One of the biggest problems in the Israeli-Palestinian conflict lies in the settlements. After the Six Day War in 1967, Palestine's borders were pushed back to the West Bank and Gaza Strip. Israel's isolation of the West Bank and Gaza Strip since then has exacerbated tensions, and the settlements have pushed the borders back even further.

Immediate withdrawal, however, isn't quite the instant solution some may believe either. Israel withdrew completely from the Gaza Strip in 2005 under Prime Minister Ariel Sharon, and tensions have not ended in that area.

Israelis deserve to live in peace and they have the right to defend themselves. However, the two-state solution often considered the best way forward, does not seem to be much of a priority under the current government.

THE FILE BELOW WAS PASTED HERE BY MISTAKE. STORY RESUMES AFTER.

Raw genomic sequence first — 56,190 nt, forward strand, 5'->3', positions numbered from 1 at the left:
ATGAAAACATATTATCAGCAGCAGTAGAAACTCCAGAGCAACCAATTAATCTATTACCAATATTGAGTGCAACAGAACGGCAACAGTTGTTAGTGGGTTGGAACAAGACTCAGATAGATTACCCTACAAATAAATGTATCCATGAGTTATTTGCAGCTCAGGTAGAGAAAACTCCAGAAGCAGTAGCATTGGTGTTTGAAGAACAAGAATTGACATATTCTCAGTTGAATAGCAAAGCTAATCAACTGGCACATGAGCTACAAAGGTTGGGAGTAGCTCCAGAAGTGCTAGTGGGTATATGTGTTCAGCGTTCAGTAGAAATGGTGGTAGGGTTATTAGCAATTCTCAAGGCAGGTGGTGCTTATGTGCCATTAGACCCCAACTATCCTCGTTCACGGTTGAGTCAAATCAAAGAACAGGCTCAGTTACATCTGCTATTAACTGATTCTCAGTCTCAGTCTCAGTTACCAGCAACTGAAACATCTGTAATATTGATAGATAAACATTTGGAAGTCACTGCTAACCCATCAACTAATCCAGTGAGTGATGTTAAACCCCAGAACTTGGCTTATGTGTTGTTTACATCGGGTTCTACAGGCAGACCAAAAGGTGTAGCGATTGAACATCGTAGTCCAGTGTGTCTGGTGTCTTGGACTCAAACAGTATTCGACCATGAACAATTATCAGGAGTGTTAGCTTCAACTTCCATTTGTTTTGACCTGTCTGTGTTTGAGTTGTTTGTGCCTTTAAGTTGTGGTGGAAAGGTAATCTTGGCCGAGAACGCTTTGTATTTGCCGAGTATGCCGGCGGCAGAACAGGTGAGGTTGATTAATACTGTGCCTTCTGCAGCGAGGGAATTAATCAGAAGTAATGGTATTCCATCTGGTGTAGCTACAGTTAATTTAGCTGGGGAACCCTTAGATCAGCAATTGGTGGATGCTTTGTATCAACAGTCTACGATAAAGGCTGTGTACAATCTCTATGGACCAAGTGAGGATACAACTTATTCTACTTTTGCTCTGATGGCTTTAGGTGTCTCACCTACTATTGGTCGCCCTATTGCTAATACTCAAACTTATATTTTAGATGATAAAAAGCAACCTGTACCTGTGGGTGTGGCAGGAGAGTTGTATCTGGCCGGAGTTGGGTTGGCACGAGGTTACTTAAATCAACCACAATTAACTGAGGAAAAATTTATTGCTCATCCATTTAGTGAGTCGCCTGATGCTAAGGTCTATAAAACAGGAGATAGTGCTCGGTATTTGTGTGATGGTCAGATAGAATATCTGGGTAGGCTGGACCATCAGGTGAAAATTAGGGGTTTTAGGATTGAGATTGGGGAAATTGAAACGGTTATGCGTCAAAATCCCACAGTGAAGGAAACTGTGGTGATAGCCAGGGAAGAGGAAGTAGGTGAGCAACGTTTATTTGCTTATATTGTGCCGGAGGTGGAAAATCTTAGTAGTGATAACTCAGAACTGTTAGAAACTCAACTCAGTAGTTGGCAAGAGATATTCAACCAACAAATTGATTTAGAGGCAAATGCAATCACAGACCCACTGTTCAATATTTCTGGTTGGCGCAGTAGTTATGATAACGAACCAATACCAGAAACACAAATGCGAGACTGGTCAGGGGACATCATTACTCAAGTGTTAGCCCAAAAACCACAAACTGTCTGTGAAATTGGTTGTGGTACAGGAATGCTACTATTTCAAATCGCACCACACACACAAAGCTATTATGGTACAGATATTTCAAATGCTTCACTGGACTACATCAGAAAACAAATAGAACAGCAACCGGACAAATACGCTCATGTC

Unfortunately, the solution likely does not lie with the Palestinian Authority either. The Palestinian Authority is entirely corrupt and ineffective. Hamas is a terrorist group that embraces Islamism and anti-Semitism and rules Gaza with an iron fist.

While Palestinians have the right to live in their own country, the power structures within their borders offer no help to their cause when they scream wildly anti-Semitic rhetoric and cheer terrorists who kill Jews as martyrs.

If there is a permanent solution to the Israeli-Palestinian conflict, it will likely require some land concessions from Israel and a major overhaul of Palestinian civil society away from Islamic fundamentalism.

Since the PKK is not an Islamic fundamentalist terrorist organization, it does not inspire the same fear that groups like Da'esh do. However, just as groups like Hamas will never solve the Israeli-Palestinian conflict with their methods, it's unlikely the PKK will achieve their goals for the Kurdish people with theirs. Kurds in Turkey can be and often are subject to repression that Turks don't face, but killing Turkish soldiers is fighting fire with fire.